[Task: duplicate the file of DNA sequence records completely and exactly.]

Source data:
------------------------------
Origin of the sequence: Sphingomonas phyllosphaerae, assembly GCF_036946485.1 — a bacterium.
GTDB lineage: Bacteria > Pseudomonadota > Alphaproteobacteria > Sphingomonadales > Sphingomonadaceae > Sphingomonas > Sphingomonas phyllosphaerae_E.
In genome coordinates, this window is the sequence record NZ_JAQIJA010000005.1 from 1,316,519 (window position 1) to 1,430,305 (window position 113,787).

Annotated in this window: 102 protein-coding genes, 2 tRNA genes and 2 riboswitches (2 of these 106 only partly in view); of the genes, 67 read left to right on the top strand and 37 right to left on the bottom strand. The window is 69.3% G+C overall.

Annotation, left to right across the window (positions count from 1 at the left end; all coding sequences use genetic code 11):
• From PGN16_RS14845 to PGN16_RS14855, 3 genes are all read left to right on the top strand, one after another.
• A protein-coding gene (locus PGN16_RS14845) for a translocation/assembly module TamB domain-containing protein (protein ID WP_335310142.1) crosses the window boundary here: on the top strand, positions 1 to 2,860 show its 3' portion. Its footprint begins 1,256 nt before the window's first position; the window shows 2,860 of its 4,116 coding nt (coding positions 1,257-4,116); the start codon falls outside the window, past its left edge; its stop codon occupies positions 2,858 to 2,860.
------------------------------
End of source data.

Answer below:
Origin of the sequence: Sphingomonas phyllosphaerae, assembly GCF_036946485.1 — a bacterium.
GTDB lineage: Bacteria > Pseudomonadota > Alphaproteobacteria > Sphingomonadales > Sphingomonadaceae > Sphingomonas > Sphingomonas phyllosphaerae_E.
In genome coordinates, this window is the sequence record NZ_JAQIJA010000005.1 from 1,316,519 (window position 1) to 1,430,305 (window position 113,787).

Annotated in this window: 102 protein-coding genes, 2 tRNA genes and 2 riboswitches (2 of these 106 only partly in view); of the genes, 67 read left to right on the top strand and 37 right to left on the bottom strand. The window is 69.3% G+C overall.

Annotation, left to right across the window (positions count from 1 at the left end; all coding sequences use genetic code 11):
• From PGN16_RS14845 to PGN16_RS14855, 3 genes are all read left to right on the top strand, one after another.
• A protein-coding gene (locus PGN16_RS14845) for a translocation/assembly module TamB domain-containing protein (protein ID WP_335310142.1) crosses the window boundary here: on the top strand, positions 1 to 2,860 show its 3' portion. Its footprint begins 1,256 nt before the window's first position; the window shows 2,860 of its 4,116 coding nt (coding positions 1,257-4,116); the start codon falls outside the window, past its left edge; its stop codon occupies positions 2,858 to 2,860.